So... the Autumn Statement, what is it and how does it affect you and your business?
The Autumn Statement (and the Spring Statement) outlines how the government is going to spend (or not spend) the country’s money for the next financial year and outline any new policies around finances.
Since 2020, the country has been struggling and we have all seen the inflation and the cost of living increase over the past 3 years. The Chancellor begun his speech by saying the country has recovered faster than originally thought and the economy is going to keep growing over the next few years.
Jeremy Hunt then outlined 5 key areas he will be focusing on within this Autumn Statement: reducing debt, cutting tax and rewarding hard work, backing British business, building domestic and sustainable energy, and delivering world class education. We will breakdown what the first 3 key areas mean and how they may affect you and your business.
This one is generally more about the country than directly affecting businesses. Jeremy Hunt outlined that the government is on track to meet its debt and borrowing fiscal rules this year. Furthermore, he discussed decisions around spending to ensure the country's debt continues to fall.
Cutting Tax and Rewarding Hard Work
Cutting tax? Woohoo! Sounds great doesn’t it? Well let us look at what it really means…
For those who are self-employed and pay their Class 2 National Insurance Contributions (NIC), this is going to be completely abolished from the 6th of April 2024; though you can still choose to pay them on a voluntary basis.
So currently for the 23/24 tax year, any earnings over £12,570 you will pay class 2 NIC at £3.45 a week and 9% on any earnings up to £50,270 whereas for the 24/25 tax year only class 4 NIC will have to be paid on earnings between £12,570 and £50,270.
It is also worth mentioning that the Class 4 NIC rate will be decreased from the 6th April 2024 to 8%. The current rate for the 23/24 tax year is 9% so there will be a 1% decrease.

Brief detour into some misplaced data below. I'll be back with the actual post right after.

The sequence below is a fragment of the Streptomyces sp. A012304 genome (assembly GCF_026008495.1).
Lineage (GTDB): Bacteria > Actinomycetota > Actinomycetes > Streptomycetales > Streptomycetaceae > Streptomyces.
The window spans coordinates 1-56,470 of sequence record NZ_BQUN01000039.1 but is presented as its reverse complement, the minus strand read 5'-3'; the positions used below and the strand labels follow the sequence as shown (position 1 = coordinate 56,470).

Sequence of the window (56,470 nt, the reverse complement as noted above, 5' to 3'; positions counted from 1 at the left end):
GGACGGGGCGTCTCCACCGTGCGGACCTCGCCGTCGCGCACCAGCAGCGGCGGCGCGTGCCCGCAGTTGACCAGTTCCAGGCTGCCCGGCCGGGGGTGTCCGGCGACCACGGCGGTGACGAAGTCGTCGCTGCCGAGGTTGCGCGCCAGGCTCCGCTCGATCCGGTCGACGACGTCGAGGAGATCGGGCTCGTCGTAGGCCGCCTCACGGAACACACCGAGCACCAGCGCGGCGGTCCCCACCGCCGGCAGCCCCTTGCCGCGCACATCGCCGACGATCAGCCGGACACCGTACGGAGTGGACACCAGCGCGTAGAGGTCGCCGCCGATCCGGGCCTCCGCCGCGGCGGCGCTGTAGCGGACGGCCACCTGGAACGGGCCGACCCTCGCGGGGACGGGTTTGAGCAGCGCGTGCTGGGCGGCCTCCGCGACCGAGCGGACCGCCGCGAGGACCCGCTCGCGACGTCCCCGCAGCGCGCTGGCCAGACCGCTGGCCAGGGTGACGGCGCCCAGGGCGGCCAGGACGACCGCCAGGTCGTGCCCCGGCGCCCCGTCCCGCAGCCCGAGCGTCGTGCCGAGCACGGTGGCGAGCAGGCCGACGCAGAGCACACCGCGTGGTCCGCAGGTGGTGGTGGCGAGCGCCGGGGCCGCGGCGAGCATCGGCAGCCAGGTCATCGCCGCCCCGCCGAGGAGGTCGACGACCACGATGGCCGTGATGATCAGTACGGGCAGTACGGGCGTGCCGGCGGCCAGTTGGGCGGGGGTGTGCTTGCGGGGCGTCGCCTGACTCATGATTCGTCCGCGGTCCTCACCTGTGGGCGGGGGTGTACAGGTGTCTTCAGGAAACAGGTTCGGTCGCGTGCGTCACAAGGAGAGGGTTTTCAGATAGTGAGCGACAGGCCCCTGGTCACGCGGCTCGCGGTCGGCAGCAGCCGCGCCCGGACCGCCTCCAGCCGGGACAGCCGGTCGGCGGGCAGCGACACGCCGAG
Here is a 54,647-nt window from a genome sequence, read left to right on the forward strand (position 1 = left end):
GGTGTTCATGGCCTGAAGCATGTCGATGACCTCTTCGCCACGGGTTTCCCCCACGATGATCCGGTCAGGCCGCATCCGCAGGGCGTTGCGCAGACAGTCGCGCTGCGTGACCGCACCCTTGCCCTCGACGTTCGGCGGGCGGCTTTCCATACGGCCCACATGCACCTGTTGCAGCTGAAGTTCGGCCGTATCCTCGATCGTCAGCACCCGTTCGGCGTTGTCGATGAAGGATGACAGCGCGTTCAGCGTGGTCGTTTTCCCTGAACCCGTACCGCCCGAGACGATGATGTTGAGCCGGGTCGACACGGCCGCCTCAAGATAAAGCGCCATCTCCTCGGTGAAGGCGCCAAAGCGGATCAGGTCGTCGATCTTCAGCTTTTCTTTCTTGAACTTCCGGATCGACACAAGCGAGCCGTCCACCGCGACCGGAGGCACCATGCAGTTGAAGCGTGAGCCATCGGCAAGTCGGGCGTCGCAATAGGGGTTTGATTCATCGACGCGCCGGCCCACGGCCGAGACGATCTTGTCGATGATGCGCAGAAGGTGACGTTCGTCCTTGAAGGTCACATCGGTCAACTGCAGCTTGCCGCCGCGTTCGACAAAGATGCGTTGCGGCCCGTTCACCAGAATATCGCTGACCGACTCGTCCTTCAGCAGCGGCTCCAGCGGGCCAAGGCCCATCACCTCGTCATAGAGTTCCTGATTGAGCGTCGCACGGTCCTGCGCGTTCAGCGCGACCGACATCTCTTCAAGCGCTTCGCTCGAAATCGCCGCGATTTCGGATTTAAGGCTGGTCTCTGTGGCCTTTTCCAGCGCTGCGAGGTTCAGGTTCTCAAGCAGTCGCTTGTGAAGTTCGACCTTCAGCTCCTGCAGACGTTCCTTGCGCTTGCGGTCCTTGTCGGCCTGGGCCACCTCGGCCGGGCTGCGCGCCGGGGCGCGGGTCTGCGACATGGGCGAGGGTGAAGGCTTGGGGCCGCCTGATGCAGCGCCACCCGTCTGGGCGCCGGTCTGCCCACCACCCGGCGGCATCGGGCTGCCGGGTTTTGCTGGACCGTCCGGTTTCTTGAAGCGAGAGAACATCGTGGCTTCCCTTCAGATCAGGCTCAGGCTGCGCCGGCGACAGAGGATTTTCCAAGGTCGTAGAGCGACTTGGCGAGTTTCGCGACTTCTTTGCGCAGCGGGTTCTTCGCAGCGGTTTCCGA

Below we have linked a table by MoneySavingExpert that outlines simply what you may end up paying in NIC for the next two tax years.
You can view this table here at: National insurance to be cut for millions of workers (moneysavingexpert.com)
Now, all this sounds great and Hunt made sure to use calculations that made it sound great too – but is it really? Well, for the low earners they are not going to see that much of a difference, in fact, may not see any at all - whereas what the government deem as an average self-employed worker earning £28,200 will pay £350 less in NIC than what they did last year.
For the employers:
For those who receive state pension this will be going up to £221.20 a week from April.
Backing British Business
Super deduction: In 2021 the government introduced the ‘super deduction’ to incentivise business investment – at the spring budget 2023 the government said they will increase this for three years from April 1st 2023. This change, as announced by Hunt on the 22nd November 2023 will be made permanent, meaning businesses can continue to claim back 25p in corporation tax for every £1 spent on qualifying plant and machinery investments.
Business Rates: Small business rates multiplier will be frozen at 49.9p for a fourth year. Retail, Hospitality and Leisure Businesses will continue to receive 75% relief up to £110,000 per business in the 24/25 tax year also.
These are the main changes that will affect the businesses and sole traders we work with. If you want to know more about any of these changes and how they affect you directly, please don’t hesitate to contact us.
If you want to read more about the Autumn Statement, we have linked a few websites containing more information.
Spring Budget 2023